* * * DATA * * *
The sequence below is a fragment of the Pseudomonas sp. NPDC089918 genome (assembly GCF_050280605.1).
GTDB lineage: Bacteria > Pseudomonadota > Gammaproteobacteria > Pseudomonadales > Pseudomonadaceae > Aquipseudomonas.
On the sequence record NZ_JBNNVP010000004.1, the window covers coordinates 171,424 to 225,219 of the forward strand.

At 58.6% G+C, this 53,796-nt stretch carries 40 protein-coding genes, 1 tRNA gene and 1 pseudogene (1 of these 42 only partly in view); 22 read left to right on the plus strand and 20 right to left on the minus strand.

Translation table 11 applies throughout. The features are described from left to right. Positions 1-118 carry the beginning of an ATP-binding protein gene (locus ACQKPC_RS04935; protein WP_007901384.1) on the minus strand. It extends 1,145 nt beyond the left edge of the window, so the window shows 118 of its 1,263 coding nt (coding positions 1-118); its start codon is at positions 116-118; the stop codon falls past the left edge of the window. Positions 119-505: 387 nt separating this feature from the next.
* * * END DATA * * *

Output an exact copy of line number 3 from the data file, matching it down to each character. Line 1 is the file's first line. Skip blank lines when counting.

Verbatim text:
On the sequence record NZ_JBNNVP010000004.1, the window covers coordinates 171,424 to 225,219 of the forward strand.